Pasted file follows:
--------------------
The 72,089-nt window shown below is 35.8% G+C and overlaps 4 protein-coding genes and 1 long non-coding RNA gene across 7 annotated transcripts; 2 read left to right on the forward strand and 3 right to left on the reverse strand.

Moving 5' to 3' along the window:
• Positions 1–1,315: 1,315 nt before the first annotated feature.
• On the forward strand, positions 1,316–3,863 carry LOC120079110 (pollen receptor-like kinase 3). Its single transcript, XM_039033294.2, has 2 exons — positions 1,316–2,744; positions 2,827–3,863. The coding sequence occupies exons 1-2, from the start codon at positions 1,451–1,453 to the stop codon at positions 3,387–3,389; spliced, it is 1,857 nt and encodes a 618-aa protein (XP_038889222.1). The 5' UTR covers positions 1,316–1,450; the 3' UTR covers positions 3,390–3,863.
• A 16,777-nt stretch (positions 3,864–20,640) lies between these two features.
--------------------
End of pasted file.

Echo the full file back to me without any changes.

The 72,089-nt window shown below is 35.8% G+C and overlaps 4 protein-coding genes and 1 long non-coding RNA gene across 7 annotated transcripts; 2 read left to right on the forward strand and 3 right to left on the reverse strand.

Moving 5' to 3' along the window:
• Positions 1–1,315: 1,315 nt before the first annotated feature.
• On the forward strand, positions 1,316–3,863 carry LOC120079110 (pollen receptor-like kinase 3). Its single transcript, XM_039033294.2, has 2 exons — positions 1,316–2,744; positions 2,827–3,863. The coding sequence occupies exons 1-2, from the start codon at positions 1,451–1,453 to the stop codon at positions 3,387–3,389; spliced, it is 1,857 nt and encodes a 618-aa protein (XP_038889222.1). The 5' UTR covers positions 1,316–1,450; the 3' UTR covers positions 3,390–3,863.
• A 16,777-nt stretch (positions 3,864–20,640) lies between these two features.